What is an MP for? Are they there for their constituents who sent them to parliament, to resolve their issues or to draft, scrutinise and make laws or to govern as part of the executive. To be an effective constituent MP requires a different skillset to those required to legislate, she argues that the skills of a good legislative MP are undervalued with the focus on the MPs that form the executive, who have all the attention and a clear path to rise and showcase their abilities. The ambiguity of the role leads to unresolved conflicts at the start of the process of deciding who volunteers to put themselves through the process to become a MP.

The book highlights lots of places where the processes generate problems and create less than optimal outcomes. It would have been good to have a little more on the role of both the traditional media and social media on shaping both who chooses to be an MP and what they focus on. A book designed to make you think rather than offer up simple solutions.

21martencat
mar 30, 4:36pm

ROOT#6 To Hell & Back: Europe, 1914-1949 by Ian Kershaw

Part of the Penguin history of Europe series. As with all books covering such a vast subject, there were areas that I would have liked a little more information on, such as the Spanish civil war, and some good coverage of the aftermath of the war.

ROOT#7 The Sea Journal: Seafarers Sketchbooks by Huw Lewis-Jones

Captains have always kept records and logs of their voyages. Some kept the bare minimum but many others wrote detailed diaries, charts and maps, navigational marks. There's plenty of extracts from the early and polar explorers but they were not the only record keepers. Naturalists and Astronomers. Ship's doctors and captain's wives. Fishermen, whalers earning a living and those who sail for pleasure.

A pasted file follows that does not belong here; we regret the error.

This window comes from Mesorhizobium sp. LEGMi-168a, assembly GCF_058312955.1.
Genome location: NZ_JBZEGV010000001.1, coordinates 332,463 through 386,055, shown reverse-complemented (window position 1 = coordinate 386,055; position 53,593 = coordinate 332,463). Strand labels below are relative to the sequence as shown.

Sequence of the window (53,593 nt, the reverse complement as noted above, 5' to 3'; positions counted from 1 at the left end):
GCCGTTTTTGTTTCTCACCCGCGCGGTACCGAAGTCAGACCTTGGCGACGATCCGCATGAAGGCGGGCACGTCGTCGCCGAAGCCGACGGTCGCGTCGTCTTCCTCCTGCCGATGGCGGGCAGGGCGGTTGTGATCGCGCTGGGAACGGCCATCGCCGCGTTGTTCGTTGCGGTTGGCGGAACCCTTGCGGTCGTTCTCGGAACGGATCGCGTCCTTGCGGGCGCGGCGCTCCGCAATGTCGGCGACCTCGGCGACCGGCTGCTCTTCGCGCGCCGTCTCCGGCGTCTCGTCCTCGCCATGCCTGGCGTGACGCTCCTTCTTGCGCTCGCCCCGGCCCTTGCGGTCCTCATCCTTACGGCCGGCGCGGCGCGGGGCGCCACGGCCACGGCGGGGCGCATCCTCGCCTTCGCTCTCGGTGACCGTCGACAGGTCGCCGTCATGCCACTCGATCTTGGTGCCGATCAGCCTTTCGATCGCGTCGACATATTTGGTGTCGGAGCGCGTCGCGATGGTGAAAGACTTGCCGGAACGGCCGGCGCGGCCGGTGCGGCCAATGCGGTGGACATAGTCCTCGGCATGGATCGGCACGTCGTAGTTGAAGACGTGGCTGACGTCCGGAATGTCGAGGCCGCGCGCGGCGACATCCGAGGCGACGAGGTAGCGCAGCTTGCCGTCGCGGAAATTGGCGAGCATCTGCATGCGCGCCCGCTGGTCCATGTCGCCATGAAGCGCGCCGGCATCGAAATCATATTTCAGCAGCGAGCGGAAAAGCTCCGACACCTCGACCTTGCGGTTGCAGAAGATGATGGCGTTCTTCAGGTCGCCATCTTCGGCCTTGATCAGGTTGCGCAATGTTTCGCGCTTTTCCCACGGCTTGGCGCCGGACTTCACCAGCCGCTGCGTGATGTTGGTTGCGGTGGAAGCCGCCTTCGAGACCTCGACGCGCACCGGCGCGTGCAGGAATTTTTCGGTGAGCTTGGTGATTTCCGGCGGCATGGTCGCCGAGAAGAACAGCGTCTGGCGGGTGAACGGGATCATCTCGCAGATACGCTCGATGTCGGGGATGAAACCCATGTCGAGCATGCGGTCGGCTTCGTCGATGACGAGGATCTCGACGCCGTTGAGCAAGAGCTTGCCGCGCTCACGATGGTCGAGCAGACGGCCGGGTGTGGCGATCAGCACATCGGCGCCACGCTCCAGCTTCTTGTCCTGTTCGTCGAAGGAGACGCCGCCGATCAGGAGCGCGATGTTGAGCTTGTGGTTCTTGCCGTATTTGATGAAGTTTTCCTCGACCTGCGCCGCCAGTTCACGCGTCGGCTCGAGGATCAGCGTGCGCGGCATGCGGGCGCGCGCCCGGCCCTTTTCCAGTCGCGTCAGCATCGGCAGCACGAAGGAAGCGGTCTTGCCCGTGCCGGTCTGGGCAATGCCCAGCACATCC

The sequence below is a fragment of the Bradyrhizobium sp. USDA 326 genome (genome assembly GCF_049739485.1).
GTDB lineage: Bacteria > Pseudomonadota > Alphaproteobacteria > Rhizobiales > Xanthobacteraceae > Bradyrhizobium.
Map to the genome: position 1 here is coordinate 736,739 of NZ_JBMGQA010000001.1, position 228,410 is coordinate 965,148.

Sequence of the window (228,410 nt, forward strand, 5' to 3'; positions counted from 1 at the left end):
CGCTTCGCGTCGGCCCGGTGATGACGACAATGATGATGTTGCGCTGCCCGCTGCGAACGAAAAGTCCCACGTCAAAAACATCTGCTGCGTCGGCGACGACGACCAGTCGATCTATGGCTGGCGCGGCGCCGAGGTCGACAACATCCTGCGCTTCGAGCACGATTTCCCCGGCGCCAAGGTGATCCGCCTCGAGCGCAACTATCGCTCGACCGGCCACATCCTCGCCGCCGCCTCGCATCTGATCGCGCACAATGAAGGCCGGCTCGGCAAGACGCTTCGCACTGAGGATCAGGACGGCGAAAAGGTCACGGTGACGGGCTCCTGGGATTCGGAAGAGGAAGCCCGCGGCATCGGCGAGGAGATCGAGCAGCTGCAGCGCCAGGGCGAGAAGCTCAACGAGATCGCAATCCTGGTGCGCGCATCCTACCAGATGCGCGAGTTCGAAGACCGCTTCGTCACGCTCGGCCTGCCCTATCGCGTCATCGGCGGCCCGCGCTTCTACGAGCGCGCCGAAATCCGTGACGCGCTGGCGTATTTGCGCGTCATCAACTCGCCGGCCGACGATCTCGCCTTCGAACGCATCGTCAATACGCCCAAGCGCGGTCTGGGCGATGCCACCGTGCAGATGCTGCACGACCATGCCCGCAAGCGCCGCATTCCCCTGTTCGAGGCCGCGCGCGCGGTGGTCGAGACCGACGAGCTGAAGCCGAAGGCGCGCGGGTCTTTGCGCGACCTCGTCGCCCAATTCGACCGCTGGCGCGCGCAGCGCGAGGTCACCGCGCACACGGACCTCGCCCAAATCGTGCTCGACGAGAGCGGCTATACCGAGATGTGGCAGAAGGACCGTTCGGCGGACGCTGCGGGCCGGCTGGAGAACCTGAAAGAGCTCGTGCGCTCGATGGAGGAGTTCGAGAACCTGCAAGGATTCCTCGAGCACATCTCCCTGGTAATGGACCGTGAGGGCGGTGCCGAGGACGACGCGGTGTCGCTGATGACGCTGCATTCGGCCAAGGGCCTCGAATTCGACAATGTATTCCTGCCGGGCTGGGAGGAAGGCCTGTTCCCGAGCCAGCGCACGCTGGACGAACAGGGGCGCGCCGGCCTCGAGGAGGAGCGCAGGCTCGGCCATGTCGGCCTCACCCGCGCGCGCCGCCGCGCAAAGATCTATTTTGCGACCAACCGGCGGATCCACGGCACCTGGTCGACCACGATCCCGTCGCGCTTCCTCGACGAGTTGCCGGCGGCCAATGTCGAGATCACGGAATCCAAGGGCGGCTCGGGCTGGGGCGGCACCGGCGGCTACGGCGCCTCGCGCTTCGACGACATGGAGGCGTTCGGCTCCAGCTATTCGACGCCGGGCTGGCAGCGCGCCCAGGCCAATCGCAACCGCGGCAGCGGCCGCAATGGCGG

There's brief biography and explanation of the journal keeper, but mostly the pages of the logs and journals are left to speak for themselves with the astonishing mix of aintings, sketches, cartoons of the ships, the boats, and the men and women who sailed in them, life at sea and landfall, the weather, the sea and birds, animals and fish that make the sea their home.

A beautiful book. One to dip into to admire the illustrations

22connie53
apr 4, 5:23am

Just popping in to wish you and yours a Happy Easter.

23martencat
apr 13, 4:38pm

Origins; how the earth made us by Lewis Dartnell

A vast sweeping book that aims to show how the underlying geology of the planet has shaped human life. Given the sweeping amount of geological time and processes it was in paces very generalised, but I learnt how and why the oil, gas and coal fields are where they are and how the ocean currents and trade winds combine to make certain routes round the planet easier.

24connie53
apr 15, 5:12am

>23 martencat: Interesting subject!

25martencat
maj 16, 4:05pm

Not sure where the last month went!

ROOT Prevention Reading

How to be a Tudor by Ruth Goodman

Structured as an account of a typical day in Tudor England this was written based on first hand experience and experimentation about day to day living. It also made good use of the written sources, such as wills, recipe books and prayer books. From the clothes and the food to some of the daily activities. A fascinating glimpse into the past.

26martencat
maj 16, 4:10pm

Brief notes on April ROOTS

Woodland Flowers by Keith Kirby

An interesting book that covered much more than just the flowers, which after all are mostly at their best for a few short months in spring. Lots of illustrations.

Trieste and the meaning of nowhere by Jan Morris

27Caramellunacy
maj 17, 6:32am

>25 martencat: How To Be a Tudor sounds really interesting. Something for the Time Travel Prep library